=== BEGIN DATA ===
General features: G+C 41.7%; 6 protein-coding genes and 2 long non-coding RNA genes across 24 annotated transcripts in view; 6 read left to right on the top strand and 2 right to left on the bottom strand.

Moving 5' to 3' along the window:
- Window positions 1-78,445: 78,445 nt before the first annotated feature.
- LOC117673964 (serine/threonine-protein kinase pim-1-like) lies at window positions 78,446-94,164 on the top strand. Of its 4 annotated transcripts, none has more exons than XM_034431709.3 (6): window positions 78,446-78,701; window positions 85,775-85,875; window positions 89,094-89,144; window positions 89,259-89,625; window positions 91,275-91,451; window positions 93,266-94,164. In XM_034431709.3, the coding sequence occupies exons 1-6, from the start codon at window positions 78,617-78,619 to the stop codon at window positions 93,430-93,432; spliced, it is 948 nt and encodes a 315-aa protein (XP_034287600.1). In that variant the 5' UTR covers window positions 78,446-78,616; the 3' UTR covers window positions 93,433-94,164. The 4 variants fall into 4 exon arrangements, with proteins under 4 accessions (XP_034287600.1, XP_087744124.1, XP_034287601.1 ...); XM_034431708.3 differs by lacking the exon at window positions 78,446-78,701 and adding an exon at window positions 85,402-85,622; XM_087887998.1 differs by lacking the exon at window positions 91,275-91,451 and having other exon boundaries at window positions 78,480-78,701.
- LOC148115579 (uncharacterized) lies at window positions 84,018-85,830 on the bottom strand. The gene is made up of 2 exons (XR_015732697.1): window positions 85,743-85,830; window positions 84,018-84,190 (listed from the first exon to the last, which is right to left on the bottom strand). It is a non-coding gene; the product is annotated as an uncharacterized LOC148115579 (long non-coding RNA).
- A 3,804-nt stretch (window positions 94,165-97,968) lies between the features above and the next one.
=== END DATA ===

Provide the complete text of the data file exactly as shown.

General features: G+C 41.7%; 6 protein-coding genes and 2 long non-coding RNA genes across 24 annotated transcripts in view; 6 read left to right on the top strand and 2 right to left on the bottom strand.

Moving 5' to 3' along the window:
- Window positions 1-78,445: 78,445 nt before the first annotated feature.
- LOC117673964 (serine/threonine-protein kinase pim-1-like) lies at window positions 78,446-94,164 on the top strand. Of its 4 annotated transcripts, none has more exons than XM_034431709.3 (6): window positions 78,446-78,701; window positions 85,775-85,875; window positions 89,094-89,144; window positions 89,259-89,625; window positions 91,275-91,451; window positions 93,266-94,164. In XM_034431709.3, the coding sequence occupies exons 1-6, from the start codon at window positions 78,617-78,619 to the stop codon at window positions 93,430-93,432; spliced, it is 948 nt and encodes a 315-aa protein (XP_034287600.1). In that variant the 5' UTR covers window positions 78,446-78,616; the 3' UTR covers window positions 93,433-94,164. The 4 variants fall into 4 exon arrangements, with proteins under 4 accessions (XP_034287600.1, XP_087744124.1, XP_034287601.1 ...); XM_034431708.3 differs by lacking the exon at window positions 78,446-78,701 and adding an exon at window positions 85,402-85,622; XM_087887998.1 differs by lacking the exon at window positions 91,275-91,451 and having other exon boundaries at window positions 78,480-78,701.
- LOC148115579 (uncharacterized) lies at window positions 84,018-85,830 on the bottom strand. The gene is made up of 2 exons (XR_015732697.1): window positions 85,743-85,830; window positions 84,018-84,190 (listed from the first exon to the last, which is right to left on the bottom strand). It is a non-coding gene; the product is annotated as an uncharacterized LOC148115579 (long non-coding RNA).
- A 3,804-nt stretch (window positions 94,165-97,968) lies between the features above and the next one.